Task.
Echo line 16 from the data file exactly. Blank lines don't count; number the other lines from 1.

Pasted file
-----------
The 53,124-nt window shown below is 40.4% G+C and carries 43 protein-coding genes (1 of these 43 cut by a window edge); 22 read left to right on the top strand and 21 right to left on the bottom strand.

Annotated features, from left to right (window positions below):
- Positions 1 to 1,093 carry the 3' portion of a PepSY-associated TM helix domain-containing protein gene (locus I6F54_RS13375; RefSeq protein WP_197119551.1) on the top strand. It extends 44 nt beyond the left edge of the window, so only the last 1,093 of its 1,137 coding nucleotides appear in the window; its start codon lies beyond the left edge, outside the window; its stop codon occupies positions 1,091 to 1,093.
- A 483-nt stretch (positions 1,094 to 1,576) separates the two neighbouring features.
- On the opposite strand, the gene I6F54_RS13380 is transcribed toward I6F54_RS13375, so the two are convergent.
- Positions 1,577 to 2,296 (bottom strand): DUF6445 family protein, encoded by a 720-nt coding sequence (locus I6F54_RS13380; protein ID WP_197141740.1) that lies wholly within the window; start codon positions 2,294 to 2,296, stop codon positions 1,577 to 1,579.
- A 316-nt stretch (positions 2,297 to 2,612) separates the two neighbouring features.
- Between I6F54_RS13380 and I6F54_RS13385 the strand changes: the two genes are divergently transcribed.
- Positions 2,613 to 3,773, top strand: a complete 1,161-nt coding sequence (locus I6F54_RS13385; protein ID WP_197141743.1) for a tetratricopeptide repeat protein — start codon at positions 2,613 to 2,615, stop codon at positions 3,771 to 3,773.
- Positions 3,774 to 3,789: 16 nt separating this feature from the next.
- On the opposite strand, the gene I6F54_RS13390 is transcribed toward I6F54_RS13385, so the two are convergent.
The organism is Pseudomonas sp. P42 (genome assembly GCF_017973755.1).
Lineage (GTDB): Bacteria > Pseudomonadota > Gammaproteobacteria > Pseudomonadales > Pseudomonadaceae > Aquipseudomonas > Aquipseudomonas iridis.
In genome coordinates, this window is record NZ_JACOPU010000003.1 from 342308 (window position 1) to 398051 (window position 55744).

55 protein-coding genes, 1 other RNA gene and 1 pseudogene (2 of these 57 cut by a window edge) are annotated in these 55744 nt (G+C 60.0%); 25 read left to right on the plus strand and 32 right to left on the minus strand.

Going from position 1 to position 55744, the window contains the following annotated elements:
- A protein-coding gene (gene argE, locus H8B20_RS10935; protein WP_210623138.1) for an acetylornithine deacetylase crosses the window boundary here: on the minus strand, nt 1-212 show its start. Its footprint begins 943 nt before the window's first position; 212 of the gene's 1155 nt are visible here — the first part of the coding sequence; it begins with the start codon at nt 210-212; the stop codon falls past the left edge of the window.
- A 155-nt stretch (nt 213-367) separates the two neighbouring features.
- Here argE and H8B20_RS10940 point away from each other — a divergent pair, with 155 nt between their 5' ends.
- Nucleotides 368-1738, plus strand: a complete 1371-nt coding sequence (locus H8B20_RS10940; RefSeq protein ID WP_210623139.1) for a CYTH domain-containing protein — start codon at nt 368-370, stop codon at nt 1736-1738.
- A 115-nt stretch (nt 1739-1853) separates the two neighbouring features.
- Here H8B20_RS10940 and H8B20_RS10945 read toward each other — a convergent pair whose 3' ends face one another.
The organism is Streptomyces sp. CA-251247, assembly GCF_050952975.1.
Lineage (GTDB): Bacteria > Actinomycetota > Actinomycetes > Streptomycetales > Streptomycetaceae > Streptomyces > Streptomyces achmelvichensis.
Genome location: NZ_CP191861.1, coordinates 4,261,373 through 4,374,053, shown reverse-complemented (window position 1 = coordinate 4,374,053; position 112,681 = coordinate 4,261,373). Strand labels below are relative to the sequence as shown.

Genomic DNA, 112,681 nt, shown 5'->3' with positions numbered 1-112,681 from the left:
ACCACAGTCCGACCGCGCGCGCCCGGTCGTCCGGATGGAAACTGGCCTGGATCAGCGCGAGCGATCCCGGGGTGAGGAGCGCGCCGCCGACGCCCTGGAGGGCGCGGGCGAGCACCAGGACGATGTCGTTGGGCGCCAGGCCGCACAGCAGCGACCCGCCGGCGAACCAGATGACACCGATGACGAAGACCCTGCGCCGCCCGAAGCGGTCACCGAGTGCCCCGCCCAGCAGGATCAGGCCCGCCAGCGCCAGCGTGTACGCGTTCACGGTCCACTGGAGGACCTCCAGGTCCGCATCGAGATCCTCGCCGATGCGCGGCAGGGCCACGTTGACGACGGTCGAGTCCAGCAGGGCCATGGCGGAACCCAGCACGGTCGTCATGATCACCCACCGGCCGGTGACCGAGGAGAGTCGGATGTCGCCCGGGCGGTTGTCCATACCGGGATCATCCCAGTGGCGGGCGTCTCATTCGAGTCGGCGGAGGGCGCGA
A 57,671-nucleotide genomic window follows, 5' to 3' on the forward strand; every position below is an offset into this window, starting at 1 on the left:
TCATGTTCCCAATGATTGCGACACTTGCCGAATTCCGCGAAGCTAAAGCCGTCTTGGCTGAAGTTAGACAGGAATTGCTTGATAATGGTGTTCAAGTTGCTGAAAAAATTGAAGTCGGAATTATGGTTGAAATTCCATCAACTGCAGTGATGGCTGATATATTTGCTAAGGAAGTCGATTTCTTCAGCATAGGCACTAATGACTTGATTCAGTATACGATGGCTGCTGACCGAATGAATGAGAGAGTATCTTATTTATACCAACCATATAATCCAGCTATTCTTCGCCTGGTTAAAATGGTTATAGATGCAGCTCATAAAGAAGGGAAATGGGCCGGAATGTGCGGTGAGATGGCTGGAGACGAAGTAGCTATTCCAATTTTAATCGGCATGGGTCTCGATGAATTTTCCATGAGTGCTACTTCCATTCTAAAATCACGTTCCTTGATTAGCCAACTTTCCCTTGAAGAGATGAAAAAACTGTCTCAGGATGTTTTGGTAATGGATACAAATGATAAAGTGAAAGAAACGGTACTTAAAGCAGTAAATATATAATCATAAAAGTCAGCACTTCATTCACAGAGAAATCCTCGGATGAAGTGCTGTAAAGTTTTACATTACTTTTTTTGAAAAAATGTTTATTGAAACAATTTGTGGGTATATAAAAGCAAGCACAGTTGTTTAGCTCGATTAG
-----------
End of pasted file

Going from position 1 to position 55744, the window contains the following annotated elements: